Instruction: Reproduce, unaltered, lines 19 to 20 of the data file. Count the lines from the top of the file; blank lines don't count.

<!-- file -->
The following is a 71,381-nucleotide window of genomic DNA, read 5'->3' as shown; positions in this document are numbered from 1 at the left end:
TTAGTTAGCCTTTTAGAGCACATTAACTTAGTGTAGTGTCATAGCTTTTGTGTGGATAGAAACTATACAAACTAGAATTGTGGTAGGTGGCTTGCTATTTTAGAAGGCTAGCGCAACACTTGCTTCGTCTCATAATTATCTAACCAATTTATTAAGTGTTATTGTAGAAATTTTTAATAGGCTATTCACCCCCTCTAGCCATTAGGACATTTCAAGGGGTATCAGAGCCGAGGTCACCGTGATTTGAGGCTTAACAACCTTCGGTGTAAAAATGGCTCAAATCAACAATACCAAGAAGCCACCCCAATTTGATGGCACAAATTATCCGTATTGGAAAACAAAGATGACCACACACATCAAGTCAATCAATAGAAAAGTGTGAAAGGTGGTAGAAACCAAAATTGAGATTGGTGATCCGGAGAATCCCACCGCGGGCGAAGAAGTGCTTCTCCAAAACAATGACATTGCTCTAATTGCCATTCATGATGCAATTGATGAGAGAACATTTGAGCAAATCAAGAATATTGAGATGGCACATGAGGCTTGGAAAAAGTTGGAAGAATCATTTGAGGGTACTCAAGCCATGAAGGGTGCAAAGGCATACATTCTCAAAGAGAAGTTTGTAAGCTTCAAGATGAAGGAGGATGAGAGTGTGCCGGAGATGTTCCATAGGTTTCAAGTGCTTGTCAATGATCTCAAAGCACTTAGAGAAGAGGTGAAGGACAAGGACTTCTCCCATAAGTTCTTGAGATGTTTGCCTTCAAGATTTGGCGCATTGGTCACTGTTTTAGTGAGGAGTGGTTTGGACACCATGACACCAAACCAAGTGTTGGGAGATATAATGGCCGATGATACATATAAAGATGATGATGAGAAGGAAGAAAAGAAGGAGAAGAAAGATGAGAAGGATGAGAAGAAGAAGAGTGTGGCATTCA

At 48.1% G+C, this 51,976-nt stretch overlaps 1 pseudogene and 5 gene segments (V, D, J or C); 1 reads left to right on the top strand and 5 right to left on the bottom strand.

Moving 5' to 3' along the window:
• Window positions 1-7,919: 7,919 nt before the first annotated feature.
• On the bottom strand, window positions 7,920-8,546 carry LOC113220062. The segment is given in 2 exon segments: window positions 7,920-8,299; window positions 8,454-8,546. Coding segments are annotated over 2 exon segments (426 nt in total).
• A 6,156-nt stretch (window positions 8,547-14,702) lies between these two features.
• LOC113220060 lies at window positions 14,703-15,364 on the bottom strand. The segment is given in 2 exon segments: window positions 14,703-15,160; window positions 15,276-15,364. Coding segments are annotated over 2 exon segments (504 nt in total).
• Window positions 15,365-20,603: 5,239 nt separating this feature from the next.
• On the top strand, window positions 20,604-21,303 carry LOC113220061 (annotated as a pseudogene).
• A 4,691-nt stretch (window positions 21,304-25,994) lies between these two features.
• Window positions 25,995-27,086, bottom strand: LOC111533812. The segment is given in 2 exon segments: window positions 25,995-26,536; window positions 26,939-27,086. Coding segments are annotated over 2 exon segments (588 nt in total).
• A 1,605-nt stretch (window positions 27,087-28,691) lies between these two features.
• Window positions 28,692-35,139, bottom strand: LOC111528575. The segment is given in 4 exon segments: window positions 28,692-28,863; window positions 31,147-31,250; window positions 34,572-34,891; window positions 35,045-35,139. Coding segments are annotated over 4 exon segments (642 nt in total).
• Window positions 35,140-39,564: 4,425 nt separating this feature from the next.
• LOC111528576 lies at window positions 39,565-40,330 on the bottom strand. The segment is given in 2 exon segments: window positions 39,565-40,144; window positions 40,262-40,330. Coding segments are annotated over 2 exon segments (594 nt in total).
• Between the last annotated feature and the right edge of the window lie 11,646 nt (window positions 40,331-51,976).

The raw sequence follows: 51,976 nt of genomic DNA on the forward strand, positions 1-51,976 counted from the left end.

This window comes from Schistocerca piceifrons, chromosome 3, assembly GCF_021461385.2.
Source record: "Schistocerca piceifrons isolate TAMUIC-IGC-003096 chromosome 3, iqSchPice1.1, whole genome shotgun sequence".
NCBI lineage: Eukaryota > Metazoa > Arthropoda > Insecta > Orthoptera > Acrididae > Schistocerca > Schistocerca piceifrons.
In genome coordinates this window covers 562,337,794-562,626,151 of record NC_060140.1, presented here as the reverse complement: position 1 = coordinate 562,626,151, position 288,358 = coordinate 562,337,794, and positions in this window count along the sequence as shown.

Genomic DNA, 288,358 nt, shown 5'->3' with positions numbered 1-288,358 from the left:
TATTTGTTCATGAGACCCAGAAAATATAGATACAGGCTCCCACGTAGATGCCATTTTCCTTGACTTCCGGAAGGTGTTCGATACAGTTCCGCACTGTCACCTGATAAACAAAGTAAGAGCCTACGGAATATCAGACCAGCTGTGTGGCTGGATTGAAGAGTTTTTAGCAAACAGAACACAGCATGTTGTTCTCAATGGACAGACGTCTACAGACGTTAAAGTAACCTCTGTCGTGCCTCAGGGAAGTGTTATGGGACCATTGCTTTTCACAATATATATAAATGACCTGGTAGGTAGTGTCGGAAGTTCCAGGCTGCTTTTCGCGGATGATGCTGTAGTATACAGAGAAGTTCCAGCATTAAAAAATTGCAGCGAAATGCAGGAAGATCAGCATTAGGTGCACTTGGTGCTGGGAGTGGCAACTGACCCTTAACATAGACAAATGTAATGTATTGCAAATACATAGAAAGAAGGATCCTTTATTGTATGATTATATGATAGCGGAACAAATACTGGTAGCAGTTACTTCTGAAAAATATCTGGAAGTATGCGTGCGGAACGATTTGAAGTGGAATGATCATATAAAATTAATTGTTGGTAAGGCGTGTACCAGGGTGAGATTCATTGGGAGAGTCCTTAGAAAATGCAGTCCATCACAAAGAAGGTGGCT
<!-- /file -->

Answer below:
This window comes from Schistocerca piceifrons, chromosome 3, assembly GCF_021461385.2.
Source record: "Schistocerca piceifrons isolate TAMUIC-IGC-003096 chromosome 3, iqSchPice1.1, whole genome shotgun sequence".